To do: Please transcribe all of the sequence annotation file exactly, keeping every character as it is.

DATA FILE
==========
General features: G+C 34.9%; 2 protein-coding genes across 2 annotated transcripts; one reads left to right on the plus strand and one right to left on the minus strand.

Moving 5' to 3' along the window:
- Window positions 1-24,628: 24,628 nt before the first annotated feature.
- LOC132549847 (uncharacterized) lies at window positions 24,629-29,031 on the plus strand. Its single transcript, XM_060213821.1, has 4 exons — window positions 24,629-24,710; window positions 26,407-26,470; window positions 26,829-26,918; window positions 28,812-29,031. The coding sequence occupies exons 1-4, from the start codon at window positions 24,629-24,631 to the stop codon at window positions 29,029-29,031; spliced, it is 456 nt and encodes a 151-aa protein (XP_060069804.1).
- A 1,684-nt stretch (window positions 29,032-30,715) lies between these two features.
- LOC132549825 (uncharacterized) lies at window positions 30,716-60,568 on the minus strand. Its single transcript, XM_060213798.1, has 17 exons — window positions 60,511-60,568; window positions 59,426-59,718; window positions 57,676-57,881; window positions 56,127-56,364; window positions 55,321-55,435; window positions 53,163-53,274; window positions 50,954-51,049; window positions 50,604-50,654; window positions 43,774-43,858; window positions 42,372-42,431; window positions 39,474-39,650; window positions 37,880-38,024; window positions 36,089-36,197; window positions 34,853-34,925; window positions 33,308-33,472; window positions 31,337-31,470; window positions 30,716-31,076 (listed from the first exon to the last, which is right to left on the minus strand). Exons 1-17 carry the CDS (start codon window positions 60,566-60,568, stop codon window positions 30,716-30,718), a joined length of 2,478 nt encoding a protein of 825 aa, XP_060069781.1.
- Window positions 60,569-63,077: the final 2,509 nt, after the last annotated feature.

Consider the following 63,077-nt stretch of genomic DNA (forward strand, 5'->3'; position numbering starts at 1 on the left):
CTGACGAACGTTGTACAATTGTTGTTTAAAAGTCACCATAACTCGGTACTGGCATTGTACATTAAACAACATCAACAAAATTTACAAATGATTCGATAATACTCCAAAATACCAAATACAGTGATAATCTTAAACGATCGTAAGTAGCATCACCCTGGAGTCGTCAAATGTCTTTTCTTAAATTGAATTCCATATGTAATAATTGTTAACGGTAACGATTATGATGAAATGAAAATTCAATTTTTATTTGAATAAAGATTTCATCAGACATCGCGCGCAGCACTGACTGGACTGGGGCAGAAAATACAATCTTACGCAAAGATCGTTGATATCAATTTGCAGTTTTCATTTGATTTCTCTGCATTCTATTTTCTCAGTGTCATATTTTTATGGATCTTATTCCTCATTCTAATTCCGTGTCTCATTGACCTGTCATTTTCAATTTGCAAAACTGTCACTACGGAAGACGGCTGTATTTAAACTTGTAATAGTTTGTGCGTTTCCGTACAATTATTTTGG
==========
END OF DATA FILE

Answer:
General features: G+C 34.9%; 2 protein-coding genes across 2 annotated transcripts; one reads left to right on the plus strand and one right to left on the minus strand.

Moving 5' to 3' along the window:
- Window positions 1-24,628: 24,628 nt before the first annotated feature.
- LOC132549847 (uncharacterized) lies at window positions 24,629-29,031 on the plus strand. Its single transcript, XM_060213821.1, has 4 exons — window positions 24,629-24,710; window positions 26,407-26,470; window positions 26,829-26,918; window positions 28,812-29,031. The coding sequence occupies exons 1-4, from the start codon at window positions 24,629-24,631 to the stop codon at window positions 29,029-29,031; spliced, it is 456 nt and encodes a 151-aa protein (XP_060069804.1).
- A 1,684-nt stretch (window positions 29,032-30,715) lies between these two features.
- LOC132549825 (uncharacterized) lies at window positions 30,716-60,568 on the minus strand. Its single transcript, XM_060213798.1, has 17 exons — window positions 60,511-60,568; window positions 59,426-59,718; window positions 57,676-57,881; window positions 56,127-56,364; window positions 55,321-55,435; window positions 53,163-53,274; window positions 50,954-51,049; window positions 50,604-50,654; window positions 43,774-43,858; window positions 42,372-42,431; window positions 39,474-39,650; window positions 37,880-38,024; window positions 36,089-36,197; window positions 34,853-34,925; window positions 33,308-33,472; window positions 31,337-31,470; window positions 30,716-31,076 (listed from the first exon to the last, which is right to left on the minus strand). Exons 1-17 carry the CDS (start codon window positions 60,566-60,568, stop codon window positions 30,716-30,718), a joined length of 2,478 nt encoding a protein of 825 aa, XP_060069781.1.
- Window positions 60,569-63,077: the final 2,509 nt, after the last annotated feature.

Consider the following 63,077-nt stretch of genomic DNA (forward strand, 5'->3'; position numbering starts at 1 on the left):
CTGACGAACGTTGTACAATTGTTGTTTAAAAGTCACCATAACTCGGTACTGGCATTGTACATTAAACAACATCAACAAAATTTACAAATGATTCGATAATACTCCAAAATACCAAATACAGTGATAATCTTAAACGATCGTAAGTAGCATCACCCTGGAGTCGTCAAATGTCTTTTCTTAAATTGAATTCCATATGTAATAATTGTTAACGGTAACGATTATGATGAAATGAAAATTCAATTTTTATTTGAATAAAGATTTCATCAGACATCGCGCGCAGCACTGACTGGACTGGGGCAGAAAATACAATCTTACGCAAAGATCGTTGATATCAATTTGCAGTTTTCATTTGATTTCTCTGCATTCTATTTTCTCAGTGTCATATTTTTATGGATCTTATTCCTCATTCTAATTCCGTGTCTCATTGACCTGTCATTTTCAATTTGCAAAACTGTCACTACGGAAGACGGCTGTATTTAAACTTGTAATAGTTTGTGCGTTTCCGTACAATTATTTTGG